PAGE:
Last week, the elections took place for the European Parliament, and one thing was clear: the European Union is driving voters to the edges of the political spectrum.
Elections should always make writers reflect on whether the pieces they’ve written in advance of the voting turn out to be correct. Here at TAC, I’ve said that Marine Le Pen can win in France by doing nothing (she did and she won), that nationalists could get together and represent a strong political force in the European Parliament (they are strong, though they now seem unlikely to get along), that Nigel Farage will upset British politics if it remains in a stalemate (the Brexit Party won by a large margin and Farage is more popular than ever), and that Emmanuel Macron will ally with anyone to get his political reforms pushed through (the jury is still out on that one).
The center-right and center-left have lost support, leading the two major groups in the European Parliament, the European People’s Party and the Socialist Alliance, to lose their majority. They can now only confirm the European Commission, the executive in Brussels, if they find a third partner. This role will be filled by Emmanuel Macron’s movement: a staunchly pro-EU group of liberal democrats, environmentalists, and progressives. At a press conference the night of the election, center-right lead candidate and possible next Commission president Manfred Weber said that he could also envision the Greens as a part of this grand coalition. This would rally the entire European left (with the exception of hardline Marxists and communists) behind a new executive.
Why the Greens? Because fear.
Weber has watched a green wave crash on Western Europe. In Germany, the Greens made massive gains, as they surfed the trendy wave of climate marches in Europe. The center-right is trying to make sure that voters see no difference between the traditional parties and the environmentalists by, first, taking up part of their platform, and, second, making them part of their coalitions. However, these same Greens made demands to Weber prior to the election, and striking a deal could prove difficult.
Overall, pro-EU parties and environmentalist parties did well in the elections. In the United Kingdom, the second biggest winners turned out to be the Liberal Democrats, who ran on simply canceling Brexit.
On the other side of the spectrum, reformists, euroskeptics, and nationalists have also made gains. Marine Le Pen beat Macron in France, Matteo Salvini is up 28 percent in Italy, Hungarian Prime Minister Viktor Orbán added more seats for his party in the European Parliament, Poland’s nationalists confirmed their popularity with voters, the German populist Alternative für Deutschland is up by 4 percent, and Nigel Farage eviscerated the Conservative and Labour parties. European voters have seemingly made up their minds as to whether they support or don’t support EU policies.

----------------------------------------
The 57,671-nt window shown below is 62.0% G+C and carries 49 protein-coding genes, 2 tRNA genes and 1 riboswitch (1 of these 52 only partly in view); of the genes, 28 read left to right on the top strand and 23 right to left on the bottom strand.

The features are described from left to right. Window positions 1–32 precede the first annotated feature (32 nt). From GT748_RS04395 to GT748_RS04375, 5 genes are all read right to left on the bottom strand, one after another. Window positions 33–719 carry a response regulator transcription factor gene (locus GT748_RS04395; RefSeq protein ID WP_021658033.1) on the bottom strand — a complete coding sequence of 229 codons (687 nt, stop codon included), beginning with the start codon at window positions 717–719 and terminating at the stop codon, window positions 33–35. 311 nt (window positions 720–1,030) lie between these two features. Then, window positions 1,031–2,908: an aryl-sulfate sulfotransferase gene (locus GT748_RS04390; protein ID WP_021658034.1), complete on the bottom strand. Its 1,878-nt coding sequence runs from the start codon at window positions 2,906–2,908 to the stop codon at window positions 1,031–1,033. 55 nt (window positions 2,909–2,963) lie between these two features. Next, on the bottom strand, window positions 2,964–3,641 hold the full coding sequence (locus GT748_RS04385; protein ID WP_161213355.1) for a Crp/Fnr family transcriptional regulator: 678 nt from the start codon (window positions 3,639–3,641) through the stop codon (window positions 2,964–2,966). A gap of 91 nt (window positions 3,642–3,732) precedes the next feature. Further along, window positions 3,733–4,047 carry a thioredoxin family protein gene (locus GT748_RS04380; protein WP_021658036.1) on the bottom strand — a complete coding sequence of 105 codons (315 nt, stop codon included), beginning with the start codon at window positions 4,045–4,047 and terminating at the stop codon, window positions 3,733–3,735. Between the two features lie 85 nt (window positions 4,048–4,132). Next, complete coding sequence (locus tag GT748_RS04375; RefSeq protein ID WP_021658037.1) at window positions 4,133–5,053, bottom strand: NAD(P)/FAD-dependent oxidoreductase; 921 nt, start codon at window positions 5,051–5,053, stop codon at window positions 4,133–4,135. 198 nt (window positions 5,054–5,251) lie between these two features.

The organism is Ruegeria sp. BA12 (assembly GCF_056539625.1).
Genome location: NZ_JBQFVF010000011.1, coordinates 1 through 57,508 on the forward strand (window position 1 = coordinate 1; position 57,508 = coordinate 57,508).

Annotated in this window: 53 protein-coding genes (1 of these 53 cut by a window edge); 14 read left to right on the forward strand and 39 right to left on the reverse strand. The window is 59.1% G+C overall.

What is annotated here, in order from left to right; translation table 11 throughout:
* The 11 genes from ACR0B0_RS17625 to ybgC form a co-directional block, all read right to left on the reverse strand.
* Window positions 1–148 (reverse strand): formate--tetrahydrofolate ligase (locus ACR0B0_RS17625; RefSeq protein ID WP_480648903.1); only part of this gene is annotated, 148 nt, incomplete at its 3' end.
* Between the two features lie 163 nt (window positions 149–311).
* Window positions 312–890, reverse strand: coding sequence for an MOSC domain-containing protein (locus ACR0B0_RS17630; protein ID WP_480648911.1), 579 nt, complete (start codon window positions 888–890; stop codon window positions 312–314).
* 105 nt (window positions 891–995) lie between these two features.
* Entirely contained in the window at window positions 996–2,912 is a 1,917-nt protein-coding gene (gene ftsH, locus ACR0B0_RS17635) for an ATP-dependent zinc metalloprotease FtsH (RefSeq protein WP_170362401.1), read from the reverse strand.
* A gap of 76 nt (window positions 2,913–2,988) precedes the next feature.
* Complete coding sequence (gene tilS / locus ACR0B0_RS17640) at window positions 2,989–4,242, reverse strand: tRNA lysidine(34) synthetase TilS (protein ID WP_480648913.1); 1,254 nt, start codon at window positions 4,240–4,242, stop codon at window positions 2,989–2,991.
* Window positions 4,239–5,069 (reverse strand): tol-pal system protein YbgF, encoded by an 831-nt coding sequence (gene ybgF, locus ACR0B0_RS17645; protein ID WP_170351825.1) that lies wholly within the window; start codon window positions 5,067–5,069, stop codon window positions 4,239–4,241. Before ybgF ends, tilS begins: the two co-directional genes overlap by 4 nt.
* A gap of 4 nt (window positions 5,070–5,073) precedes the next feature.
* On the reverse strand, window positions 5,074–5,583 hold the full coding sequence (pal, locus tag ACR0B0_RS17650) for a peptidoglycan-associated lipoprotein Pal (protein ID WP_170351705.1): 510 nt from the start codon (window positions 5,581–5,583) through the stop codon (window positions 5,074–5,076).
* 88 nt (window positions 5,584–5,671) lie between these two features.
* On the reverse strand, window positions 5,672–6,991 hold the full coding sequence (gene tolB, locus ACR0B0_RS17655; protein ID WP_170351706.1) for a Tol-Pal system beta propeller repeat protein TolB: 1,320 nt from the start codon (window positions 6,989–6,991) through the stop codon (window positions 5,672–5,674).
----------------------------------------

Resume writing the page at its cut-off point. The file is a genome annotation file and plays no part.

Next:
The efforts by the European Union to keep this from happening hasn’t worked. “Fake news” legislation, restrictions on political advertising, and EU-funded campaigns telling euroskeptics not to vote failed to prevent a revolt against the mainstream. The political fringes in the European Parliament are now stronger than ever, to the point that they may not be fringes anymore. Whoever thought that parliament sessions in Brussels were not sufficiently exciting will now get their money’s worth.
However, that same political establishment seems unimpressed by the upset they’ve just seen. There’s been no reflection and no reconsideration. It’s as if it did not happen.
While the European Commission has been attempting to sanction governments in Poland and Hungary, explaining that they do not act in their own citizens’ interest, those same citizens have now confirmed the parties in charge of those governments at the ballot box. Whether or not Hungarian and Polish policies are a problem is a discussion for another time, but it seems certain that sneering from unelected bureaucrats does not sway voters into backing a pre-written narrative. Who could have predicted that?
Here’s what happens next: the European Parliament will constitute itself and the political parties will attempt to establish groups through which they will speak and work in Brussels. While Macron tries to win over new members for his pro-EU alliance, the nationalist and euroskeptic forces will struggle to find common ground. Farage has reportedly walked away from talks with Marine Le Pen and Matteo Salvini. Fights over positions and salaries are apparently preventing the rebels from joining forces.
The European elections have thus laid the ground for a new polarization of EU politics. As parliament commences, we will see whether that translates into a battle of political blocs unlike any we’ve seen before.
Bill Wirtz comments on European politics and policy in English, French, and German. His work has appeared in Newsweek, the Washington Examiner, CityAM, Le Monde, Le Figaro, and Die Welt.